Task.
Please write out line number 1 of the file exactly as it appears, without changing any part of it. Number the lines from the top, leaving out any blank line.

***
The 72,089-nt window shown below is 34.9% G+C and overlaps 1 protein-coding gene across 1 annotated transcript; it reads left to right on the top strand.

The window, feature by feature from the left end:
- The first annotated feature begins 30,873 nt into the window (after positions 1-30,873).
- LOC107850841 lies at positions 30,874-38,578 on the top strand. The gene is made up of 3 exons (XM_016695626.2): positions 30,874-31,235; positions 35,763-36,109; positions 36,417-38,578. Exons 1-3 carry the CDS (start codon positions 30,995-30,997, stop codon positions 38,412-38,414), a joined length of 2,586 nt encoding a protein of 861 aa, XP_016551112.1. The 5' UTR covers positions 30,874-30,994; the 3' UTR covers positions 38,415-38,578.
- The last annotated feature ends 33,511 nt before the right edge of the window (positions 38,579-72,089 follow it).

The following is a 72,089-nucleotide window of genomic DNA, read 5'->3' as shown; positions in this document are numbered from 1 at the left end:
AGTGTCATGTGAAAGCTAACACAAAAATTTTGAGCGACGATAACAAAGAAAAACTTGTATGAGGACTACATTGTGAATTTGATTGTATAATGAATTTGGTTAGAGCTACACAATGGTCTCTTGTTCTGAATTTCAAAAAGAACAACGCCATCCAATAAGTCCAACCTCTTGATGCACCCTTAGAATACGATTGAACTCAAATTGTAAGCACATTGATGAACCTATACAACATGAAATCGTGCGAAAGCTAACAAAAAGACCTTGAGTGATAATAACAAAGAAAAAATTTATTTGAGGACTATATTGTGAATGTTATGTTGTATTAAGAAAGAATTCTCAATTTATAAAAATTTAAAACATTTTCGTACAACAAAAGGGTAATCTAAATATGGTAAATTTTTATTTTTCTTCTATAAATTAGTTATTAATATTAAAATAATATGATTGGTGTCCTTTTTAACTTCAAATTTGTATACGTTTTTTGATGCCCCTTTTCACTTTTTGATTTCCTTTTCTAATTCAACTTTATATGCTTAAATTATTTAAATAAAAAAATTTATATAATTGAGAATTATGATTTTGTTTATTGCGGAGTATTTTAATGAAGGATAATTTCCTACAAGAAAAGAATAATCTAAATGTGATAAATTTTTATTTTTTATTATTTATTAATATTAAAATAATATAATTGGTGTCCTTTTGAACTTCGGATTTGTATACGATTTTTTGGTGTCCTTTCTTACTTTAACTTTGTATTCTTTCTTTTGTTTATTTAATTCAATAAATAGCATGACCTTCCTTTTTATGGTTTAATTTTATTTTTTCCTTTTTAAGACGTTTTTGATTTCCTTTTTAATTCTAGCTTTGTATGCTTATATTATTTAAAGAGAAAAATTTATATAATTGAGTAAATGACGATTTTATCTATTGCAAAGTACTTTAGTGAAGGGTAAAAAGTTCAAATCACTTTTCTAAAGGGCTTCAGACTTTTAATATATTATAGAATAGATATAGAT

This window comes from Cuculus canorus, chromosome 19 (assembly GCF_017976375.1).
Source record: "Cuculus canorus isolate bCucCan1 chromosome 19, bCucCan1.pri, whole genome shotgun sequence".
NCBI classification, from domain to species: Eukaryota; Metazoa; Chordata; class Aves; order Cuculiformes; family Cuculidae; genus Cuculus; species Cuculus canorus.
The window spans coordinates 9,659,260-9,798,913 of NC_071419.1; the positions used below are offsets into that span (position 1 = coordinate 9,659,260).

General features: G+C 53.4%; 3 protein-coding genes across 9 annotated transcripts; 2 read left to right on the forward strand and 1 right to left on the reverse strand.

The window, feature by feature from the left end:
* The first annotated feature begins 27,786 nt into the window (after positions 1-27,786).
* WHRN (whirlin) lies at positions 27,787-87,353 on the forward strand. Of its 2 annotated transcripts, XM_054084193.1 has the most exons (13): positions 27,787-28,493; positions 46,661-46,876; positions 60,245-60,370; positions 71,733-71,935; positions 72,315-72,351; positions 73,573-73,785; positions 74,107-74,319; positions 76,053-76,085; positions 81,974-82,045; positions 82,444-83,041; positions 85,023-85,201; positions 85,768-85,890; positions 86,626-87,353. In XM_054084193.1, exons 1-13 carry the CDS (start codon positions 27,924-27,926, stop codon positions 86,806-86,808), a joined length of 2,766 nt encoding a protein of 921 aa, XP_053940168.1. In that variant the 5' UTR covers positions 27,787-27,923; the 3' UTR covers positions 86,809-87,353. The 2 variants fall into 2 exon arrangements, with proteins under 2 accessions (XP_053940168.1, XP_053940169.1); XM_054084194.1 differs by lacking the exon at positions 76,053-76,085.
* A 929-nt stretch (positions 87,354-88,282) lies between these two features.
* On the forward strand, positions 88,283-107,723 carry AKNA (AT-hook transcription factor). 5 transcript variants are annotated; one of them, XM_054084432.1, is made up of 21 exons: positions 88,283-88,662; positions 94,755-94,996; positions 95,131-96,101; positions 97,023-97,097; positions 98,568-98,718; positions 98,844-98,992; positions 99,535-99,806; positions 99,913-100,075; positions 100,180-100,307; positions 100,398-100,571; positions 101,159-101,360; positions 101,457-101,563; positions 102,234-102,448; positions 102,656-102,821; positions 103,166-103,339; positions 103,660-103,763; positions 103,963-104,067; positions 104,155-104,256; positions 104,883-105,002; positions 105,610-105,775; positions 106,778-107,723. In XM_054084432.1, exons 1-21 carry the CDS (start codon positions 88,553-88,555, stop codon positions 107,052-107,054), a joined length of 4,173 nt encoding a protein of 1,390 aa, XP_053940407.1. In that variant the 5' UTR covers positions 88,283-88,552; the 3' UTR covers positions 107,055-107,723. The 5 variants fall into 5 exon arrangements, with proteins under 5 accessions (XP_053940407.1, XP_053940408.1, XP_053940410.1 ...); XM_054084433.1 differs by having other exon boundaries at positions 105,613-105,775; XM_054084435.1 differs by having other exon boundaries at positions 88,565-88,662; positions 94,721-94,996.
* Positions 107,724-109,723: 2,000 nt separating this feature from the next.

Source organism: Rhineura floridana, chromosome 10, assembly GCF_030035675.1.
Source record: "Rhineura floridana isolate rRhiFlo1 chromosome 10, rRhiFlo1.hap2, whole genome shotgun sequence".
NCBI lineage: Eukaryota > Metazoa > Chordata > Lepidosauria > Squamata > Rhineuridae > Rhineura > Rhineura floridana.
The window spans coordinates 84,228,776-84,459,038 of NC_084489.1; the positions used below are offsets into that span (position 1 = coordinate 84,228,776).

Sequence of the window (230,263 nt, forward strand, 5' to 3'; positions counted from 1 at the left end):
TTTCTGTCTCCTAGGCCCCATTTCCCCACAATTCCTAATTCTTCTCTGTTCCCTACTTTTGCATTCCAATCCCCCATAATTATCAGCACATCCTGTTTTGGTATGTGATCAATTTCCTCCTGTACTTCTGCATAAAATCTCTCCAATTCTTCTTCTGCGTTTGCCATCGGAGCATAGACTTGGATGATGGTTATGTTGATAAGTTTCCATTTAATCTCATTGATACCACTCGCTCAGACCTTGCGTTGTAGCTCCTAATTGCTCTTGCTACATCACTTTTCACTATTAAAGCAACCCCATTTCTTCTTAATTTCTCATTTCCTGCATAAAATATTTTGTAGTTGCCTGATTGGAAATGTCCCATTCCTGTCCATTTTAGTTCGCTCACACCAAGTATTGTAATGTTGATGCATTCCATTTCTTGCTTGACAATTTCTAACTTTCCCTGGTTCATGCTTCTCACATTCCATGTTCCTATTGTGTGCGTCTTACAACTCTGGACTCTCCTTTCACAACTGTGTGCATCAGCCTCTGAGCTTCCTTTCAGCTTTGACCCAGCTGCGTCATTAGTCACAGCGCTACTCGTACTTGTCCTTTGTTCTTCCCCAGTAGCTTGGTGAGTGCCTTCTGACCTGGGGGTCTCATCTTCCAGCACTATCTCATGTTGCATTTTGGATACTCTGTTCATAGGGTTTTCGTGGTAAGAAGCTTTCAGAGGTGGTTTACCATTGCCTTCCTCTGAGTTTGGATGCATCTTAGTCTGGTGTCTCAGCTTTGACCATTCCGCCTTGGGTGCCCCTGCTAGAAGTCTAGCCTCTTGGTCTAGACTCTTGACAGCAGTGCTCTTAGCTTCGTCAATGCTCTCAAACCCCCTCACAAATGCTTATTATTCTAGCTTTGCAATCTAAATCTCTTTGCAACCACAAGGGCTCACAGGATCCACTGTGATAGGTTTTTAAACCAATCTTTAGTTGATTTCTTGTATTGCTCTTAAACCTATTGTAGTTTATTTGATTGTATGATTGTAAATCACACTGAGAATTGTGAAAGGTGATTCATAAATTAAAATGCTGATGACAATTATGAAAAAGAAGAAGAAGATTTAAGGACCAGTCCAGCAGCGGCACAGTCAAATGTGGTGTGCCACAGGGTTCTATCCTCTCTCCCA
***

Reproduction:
The 72,089-nt window shown below is 34.9% G+C and overlaps 1 protein-coding gene across 1 annotated transcript; it reads left to right on the top strand.